By Jay Hudson – All six thousand, plus, of us, had bicycles. That’s where the similarity ended. We were jammed together in the center of Tecate, Mexico just down the street from the sponsoring Tecate brewery in May, 1986. We were waiting for the gun to sound sending us pedaling seventy five miles on our way south to Ensenada. They issued us a map and “suggestions” to take two water bottles for drinking and for “sprinkling on head.” I carried fruit, a tire pump, patches, tire irons, wrench, a spare spoke, helmet and sun screen. It was May and the weather promised to be over 90 F and a road with many long climbs. Some of us were in shape and some not. We were sartorially correct and most of us were no more than a 7 on a scale of 1-10 in our riding experience. We were almost all white, tanned, tall and short, gloved and bare handed. Some of us were excited, others restrained. Some were out to break records. I was out to survive to the finish. Relatives waited in Ensenada for me and I was convinced that while I was sweltering on the upgrades, they were sitting in the shade sipping cool ones.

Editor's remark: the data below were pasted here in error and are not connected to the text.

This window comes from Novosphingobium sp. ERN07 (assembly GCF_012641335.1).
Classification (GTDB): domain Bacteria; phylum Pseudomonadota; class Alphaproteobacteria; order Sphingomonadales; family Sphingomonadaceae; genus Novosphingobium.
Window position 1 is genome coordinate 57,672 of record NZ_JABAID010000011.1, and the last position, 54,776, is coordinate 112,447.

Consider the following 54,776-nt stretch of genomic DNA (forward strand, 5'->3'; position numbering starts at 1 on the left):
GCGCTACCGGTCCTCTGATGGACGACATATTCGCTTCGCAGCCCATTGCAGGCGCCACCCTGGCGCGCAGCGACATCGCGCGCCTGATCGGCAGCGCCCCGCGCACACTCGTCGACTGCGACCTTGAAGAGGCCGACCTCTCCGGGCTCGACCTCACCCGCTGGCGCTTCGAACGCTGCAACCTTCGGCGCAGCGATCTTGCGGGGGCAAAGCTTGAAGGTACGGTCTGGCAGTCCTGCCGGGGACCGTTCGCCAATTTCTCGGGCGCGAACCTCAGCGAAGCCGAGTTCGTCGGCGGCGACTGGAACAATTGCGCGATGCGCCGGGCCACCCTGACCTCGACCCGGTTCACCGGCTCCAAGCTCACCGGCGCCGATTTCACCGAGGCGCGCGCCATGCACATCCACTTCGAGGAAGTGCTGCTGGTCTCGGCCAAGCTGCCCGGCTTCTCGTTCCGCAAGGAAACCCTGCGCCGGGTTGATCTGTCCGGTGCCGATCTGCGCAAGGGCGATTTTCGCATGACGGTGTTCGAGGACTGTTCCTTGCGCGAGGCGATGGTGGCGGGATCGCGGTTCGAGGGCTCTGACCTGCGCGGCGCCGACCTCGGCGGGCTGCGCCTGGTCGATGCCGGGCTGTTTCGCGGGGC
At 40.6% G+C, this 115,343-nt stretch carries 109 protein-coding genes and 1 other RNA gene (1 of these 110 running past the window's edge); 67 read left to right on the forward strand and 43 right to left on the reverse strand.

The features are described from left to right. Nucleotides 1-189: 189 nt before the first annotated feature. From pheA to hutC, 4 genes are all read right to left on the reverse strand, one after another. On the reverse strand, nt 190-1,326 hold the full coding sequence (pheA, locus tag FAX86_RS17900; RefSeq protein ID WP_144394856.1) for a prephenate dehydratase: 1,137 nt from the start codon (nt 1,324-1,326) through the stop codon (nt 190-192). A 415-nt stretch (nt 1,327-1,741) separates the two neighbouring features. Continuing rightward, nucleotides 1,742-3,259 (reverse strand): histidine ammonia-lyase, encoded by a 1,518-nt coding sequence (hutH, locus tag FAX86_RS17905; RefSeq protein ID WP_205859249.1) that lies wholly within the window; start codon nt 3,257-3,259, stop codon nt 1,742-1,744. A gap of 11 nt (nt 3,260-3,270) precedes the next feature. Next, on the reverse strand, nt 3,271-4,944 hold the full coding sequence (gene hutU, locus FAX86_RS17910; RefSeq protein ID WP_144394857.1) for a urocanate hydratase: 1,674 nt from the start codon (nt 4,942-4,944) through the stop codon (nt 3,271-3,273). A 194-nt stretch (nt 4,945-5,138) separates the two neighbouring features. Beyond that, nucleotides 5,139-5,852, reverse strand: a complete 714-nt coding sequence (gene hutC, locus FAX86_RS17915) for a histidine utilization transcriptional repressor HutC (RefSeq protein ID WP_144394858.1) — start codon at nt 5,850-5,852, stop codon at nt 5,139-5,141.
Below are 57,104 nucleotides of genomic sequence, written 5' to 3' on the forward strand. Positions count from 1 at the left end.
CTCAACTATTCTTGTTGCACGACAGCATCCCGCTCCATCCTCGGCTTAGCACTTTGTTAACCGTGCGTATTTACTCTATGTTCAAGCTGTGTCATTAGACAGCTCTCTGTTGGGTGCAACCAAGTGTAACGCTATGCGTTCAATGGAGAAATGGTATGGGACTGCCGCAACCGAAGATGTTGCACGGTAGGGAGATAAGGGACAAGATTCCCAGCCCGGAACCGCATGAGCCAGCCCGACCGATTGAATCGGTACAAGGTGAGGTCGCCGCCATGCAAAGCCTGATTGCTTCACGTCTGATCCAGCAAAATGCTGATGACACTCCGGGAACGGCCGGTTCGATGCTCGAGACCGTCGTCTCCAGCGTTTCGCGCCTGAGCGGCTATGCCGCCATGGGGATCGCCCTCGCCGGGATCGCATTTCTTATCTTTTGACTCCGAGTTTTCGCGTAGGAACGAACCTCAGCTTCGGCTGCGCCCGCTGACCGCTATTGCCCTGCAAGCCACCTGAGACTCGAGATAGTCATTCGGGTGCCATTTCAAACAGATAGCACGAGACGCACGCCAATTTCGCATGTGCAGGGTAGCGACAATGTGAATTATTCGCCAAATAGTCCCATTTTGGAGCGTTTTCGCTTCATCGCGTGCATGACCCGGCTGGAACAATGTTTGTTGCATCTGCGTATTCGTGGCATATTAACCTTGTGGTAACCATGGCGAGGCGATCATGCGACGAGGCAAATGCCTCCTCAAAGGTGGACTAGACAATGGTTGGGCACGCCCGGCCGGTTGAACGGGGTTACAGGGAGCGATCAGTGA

We were told that there would be plenty of water at the top of the first and substantial small mountain. Our map showed an additional ten watering stations along the route. We were told that there would be first-aid vehicles patrolling the road and trucks to scoop up those who gave out, for whatever reason. We felt strong, confident and convinced that with all the support, we should complete the route in about five hours. Gonzo riders would be much faster. We were not told that by the end of the day, first-aid personnel would be overwhelmed by riders who went down and suffered road rash, heat exhaustion, broken bones, torn muscles, dislocations. We were not told that more than half the starters would be piled into trucks because of equipment failures, fatigue, defeatism, and injury.